Coated glass articles are typically produced “on-line” by continuously coating a glass substrate while it is being manufactured in a process known in the art as the “float glass process”. Additionally, coated glass articles are produced “off-line” through a sputtering process. The former process involves casting glass onto a molten tin bath which is suitably enclosed, thereafter transferring the glass, after it is sufficiently cooled, to lift out rolls which are aligned with the bath, and finally cooling the glass as it advances across the rolls, initially through a lehr and thereafter while exposed to the ambient atmosphere. A non-oxidizing atmosphere is maintained in the float portion of the process, while the glass is in contact with the molten tin bath, to prevent oxidation of tin. An oxidizing atmosphere is maintained in the lehr. In general, the coatings are applied onto the glass substrate in the float bath of the float bath process. However, coatings may also be applied onto the substrate in the lehr.

The attributes of the resulting coated glass substrate are dependent upon the specific coatings applied during the float glass process or an off-line sputtering process. The coating compositions and thicknesses impart energy absorption and light transmittance properties within the coated article while also affecting the spectral properties. Desired attributes may be obtainable by adjusting the compositions or thicknesses of the coating layer or layers. However, adjustments to enhance a specific property can adversely impact other transmittance or spectral properties of the coated glass article. Obtaining desired spectral properties is often difficult when trying to combine specific energy absorption and light transmittance properties in a coated glass article.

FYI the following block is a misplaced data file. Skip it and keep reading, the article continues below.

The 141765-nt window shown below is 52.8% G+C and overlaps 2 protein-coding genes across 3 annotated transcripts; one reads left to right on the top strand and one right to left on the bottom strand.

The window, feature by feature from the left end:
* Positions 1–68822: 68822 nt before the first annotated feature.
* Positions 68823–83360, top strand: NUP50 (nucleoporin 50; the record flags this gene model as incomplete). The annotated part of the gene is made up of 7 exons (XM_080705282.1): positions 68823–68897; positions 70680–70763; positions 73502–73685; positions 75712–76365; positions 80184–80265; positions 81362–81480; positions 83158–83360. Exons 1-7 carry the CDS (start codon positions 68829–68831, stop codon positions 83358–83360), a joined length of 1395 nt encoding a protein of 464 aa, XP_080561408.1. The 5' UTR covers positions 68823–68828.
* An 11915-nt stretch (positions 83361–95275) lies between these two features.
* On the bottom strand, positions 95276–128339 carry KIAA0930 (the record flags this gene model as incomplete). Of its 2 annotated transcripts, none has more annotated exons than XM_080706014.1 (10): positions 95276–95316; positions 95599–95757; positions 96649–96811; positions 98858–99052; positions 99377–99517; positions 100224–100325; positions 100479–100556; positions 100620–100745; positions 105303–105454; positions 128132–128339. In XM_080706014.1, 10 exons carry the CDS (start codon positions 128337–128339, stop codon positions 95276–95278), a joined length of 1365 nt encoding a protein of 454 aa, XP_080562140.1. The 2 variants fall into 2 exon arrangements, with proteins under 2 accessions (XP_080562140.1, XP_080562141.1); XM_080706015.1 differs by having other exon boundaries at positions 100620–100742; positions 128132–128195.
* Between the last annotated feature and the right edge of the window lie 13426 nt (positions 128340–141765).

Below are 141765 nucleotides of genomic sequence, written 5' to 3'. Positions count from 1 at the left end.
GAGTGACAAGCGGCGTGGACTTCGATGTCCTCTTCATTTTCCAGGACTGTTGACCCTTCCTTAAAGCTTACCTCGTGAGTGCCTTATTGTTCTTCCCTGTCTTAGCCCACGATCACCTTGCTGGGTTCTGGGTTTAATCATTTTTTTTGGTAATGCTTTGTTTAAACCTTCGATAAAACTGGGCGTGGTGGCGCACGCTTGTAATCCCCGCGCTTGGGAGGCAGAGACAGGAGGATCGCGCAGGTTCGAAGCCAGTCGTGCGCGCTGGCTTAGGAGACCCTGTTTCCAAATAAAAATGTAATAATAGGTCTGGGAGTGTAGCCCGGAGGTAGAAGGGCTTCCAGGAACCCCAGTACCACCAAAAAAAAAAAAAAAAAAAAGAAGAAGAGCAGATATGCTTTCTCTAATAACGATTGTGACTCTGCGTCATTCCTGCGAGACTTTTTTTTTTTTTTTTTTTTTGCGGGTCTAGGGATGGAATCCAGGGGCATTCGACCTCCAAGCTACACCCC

It would be advantageous to provide a coated glass article having a neutral tint that rejects solar energy in the summer and provides a low U value for the winter. A solar reducing glazing with a low emittance, and a low total solar energy transmittance, would significantly improve energy costs in buildings and homes while providing a desirable neutral tint.

It would also be advantageous to provide a solar reducing glazing that has a color neutral reflectance, a low emittance, a high visible light transmittance, and a low total solar energy transmittance. The use of such a neutral colored article in architectural glazings would permit the transmission of a high degree of visible light while rejecting a significant amount of near infrared energy. Furthermore, the low emittance characteristic of the glazing would minimize any indirect heat gain from absorption.

SUMMARY OF THE INVENTION

In accordance with the invention, there is provided a novel glass article useful for producing coated, heat reducing glass for architectural windows. The coated article includes a glass substrate, a coating of an antimony doped tin oxide deposited on and adhering to the glass substrate and a coating of fluorine doped tin oxide deposited on and adhering to the surface of the coating of antimony doped tin oxide.